She attended many missionary conferences during her time in Nigeria and was the director of the Women's Missionary Union of Nigeria for much of her time there. She became well-known as a missionary attempting to spread Christianity and encourage conversion. She also went on several furloughs to the United States and spoke to various churches about her mission work. She was pleased with her efforts and the missionary efforts in Nigeria, and hoped that the efforts would continue to improve after her retirement.
In 1986, Humphries retired and returned to Person County, North Carolina. She continued to share stories of the time she spent in Africa, and was honored as the Emeritus Missionary by the Beulah Baptist Association in 1991. Carol Leigh Humphries died on 11 February 1992 of cancer at Person County Memorial Hospital in Roxboro, Person County, North Carolina.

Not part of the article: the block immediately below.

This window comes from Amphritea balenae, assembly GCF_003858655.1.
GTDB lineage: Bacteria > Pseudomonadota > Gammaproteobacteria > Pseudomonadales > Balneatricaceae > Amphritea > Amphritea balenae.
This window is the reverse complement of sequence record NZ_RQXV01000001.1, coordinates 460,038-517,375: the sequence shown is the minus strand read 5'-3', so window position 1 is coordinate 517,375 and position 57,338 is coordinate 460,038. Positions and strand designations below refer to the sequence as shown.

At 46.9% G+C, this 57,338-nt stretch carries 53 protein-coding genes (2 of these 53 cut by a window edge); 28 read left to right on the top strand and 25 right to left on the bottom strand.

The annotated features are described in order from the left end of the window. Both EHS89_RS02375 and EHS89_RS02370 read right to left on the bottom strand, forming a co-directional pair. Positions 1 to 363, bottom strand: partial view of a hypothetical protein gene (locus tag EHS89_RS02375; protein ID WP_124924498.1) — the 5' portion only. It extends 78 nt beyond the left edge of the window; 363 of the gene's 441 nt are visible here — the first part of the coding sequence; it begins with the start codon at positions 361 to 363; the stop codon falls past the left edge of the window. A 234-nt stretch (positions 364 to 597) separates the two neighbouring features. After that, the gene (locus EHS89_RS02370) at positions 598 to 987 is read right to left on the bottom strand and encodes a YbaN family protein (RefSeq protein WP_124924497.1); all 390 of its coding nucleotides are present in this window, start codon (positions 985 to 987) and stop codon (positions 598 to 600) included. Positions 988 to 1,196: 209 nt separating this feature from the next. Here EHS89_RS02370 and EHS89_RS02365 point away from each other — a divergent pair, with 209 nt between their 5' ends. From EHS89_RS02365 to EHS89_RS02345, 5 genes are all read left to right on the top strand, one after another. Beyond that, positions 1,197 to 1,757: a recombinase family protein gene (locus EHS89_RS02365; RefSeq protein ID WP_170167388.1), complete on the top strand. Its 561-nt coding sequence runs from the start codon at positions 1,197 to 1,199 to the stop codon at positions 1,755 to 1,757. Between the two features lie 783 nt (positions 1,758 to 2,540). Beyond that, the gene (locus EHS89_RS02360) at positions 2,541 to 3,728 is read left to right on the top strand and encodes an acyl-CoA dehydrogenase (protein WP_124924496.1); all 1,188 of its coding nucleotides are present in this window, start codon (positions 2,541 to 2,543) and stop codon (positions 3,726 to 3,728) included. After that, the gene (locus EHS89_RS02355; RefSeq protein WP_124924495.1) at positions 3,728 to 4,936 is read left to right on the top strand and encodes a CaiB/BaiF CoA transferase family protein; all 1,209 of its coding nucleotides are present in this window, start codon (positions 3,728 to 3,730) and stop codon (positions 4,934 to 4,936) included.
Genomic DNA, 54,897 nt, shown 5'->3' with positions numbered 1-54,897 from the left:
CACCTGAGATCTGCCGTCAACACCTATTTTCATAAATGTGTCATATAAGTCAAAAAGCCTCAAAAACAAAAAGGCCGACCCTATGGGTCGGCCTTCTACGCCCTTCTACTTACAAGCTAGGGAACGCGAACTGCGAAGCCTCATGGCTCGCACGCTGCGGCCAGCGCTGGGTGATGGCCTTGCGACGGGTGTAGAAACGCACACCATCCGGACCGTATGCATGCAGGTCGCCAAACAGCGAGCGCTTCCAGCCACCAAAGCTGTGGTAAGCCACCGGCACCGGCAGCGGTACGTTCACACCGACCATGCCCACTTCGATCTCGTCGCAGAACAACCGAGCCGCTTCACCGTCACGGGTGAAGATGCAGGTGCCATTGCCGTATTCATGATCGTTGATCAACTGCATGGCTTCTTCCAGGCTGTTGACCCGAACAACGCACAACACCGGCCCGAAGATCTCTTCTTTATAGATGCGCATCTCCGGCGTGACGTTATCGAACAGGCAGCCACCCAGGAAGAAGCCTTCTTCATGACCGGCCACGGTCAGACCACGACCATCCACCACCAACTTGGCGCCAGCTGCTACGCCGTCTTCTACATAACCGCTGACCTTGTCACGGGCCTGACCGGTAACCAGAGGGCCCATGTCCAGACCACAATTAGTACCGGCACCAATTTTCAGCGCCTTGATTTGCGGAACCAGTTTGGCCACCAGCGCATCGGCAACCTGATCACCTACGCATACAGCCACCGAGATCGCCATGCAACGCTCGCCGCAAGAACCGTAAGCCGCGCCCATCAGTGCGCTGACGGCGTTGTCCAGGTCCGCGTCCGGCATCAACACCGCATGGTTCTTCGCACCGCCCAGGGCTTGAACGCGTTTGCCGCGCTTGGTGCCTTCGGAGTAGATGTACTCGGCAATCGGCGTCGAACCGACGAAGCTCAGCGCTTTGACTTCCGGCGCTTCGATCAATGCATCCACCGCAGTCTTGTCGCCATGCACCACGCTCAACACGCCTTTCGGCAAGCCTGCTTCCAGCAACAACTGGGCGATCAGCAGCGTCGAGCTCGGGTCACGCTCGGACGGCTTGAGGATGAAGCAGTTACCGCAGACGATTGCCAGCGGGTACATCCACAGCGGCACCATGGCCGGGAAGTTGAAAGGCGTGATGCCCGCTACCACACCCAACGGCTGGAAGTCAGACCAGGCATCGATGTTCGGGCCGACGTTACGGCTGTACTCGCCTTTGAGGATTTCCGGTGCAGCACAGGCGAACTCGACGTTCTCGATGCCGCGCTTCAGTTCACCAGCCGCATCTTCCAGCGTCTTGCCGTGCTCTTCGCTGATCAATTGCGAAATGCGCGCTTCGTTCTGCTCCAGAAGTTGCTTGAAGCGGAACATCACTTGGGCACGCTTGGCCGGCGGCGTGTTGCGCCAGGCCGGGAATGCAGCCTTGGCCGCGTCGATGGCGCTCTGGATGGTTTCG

This collection is arranged in original in two series: correspondence and printed materials.
SERIES I: CORRESPONDENCE contains letters from Mrs. Humphries during her mission work in Kaduna, Nigeria, West Africa written to her friends, Mrs. H.H. Welch and Mount Harmony Baptist Church in Rougemont, North Carolina, and Mr. Donald R. Lennon of East Carolina University in Greenville, North Carolina. All of the letters were written by Humphries, except for the last letter discussing her death. The letters illustrate her experiences in Nigeria. Humphries describes the environment in Nigeria, the activities of the Women's Missionary Union (W.M.U.) of Nigeria and their missionary and conversion efforts. She mentions various Nigerian individuals and tells stories of their conversion. Humphries also discusses her role in the W.M.U. as a member of the leadership board and serving as the director.